Balsamic Marinara Sauce

(Note: What in English is referred to as "marinara sauce" is referred to generally in italian as "sugo Napoli"; if you ask for pasta alla marinara, you'll get seafood pasta.)

This is a recipe I learned a few years ago while living in Germany. It's great with a glass of red wine and some good bread.


2 - 3 large white onions
1 bottle Modena balsamic vinegar
Fresh leaf oregano
Fresh basil
1 bottle good red wine (optional)
Tomato purée / tomato paste
Extra virgin olive oil


1. Finely chop the onions and garlic together. A food processor often does a good job for this.

2. Pour some olive oil and balsamic vinegar into a saucepot or frying pan, together with a little oregano and basil, and bring it to a simmer.

3. Once the oil and vinegar are sizzling melodically, pour the chopped onions and garlic into the pot, adding some oil and vinegar to accomodate the amount of onions and garlic.

4. Once the onions and garlic have softened up considerably (NB: This may not take too long depending on how finely chopped they are!), begin pouring in the tomato paste or purée. If you use tomato paste, add water to soften up and liquefy the tomato paste. Add in olive oil, balsamic vinegar, oregano, and basil to taste.

5. Turn the burner down to LOW. Stir thoroughly, adding water, etc. as needed. The sauce should be ready to serve within approximately 10 min.

Another sauce recipe

This one's become somewhat of a tradition in my family. It's apparently an old Italian Jewish recipe. This one takes longer and tends to be more complicated. It's worth the wait.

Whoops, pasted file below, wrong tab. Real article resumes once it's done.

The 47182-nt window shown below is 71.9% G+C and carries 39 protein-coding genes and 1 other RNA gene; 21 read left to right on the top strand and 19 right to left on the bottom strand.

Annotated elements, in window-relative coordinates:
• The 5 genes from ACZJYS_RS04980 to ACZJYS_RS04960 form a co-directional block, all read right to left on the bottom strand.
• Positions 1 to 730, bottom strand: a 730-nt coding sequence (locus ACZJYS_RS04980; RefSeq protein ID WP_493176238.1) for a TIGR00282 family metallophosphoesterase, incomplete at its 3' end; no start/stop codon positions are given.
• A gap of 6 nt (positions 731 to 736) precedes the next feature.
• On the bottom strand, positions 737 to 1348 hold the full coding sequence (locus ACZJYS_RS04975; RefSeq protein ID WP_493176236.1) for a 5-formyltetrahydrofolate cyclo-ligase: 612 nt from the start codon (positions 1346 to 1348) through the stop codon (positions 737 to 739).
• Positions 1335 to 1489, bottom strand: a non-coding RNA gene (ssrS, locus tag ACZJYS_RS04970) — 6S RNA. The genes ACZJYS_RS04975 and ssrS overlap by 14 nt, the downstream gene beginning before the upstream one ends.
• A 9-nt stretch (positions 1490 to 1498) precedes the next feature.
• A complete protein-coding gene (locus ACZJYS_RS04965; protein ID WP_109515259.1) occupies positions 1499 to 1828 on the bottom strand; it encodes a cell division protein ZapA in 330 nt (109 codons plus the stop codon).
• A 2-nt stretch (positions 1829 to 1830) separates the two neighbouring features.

Diced tomatoes in tomato purée
Tomato paste
Extra virgin olive oil

1. Chop up all the vegetables finely.

2. Pour some olive oil into a large saucepot, and bring it to a simmer.

3. Once it is simmering, pour everything but the garlic into the olive oil and allow it to simmer, stirring periodically, until it has softened up.

4. Once everything is soft, pour in the diced tomatoes in purée, stirring to ensure that it is well-distributed.

5. Crush the garlic (amount dictated by individual taste), and mix it into the pot.

6. Pour in the tomato paste along with enough water to allow it to assimilate.

7. Stir everything, keeping the burner on HIGH until the sauce begins to boil.

8. Once the sauce is boiling, turn the heat down to LOW, and allow it to simmer for approximately one hour.

9. Continue stirring, from the bottom, to make sure that the sauce doesn't burn, and to make sure everything is mixed and cooked evenly. Taste testing is encouraged at this stage.

10. Two options here:
(A) If you like your sauce thick and chunky, it's ready to serve now; or
(B) Pour the sauce through a food mill to strain out the bigger chunks.

Serving suggestions as above.

Other items in Élise's Culinodes

Arrabbiata --=-- Bruschetta --=-- Sugo Napoli al balsamico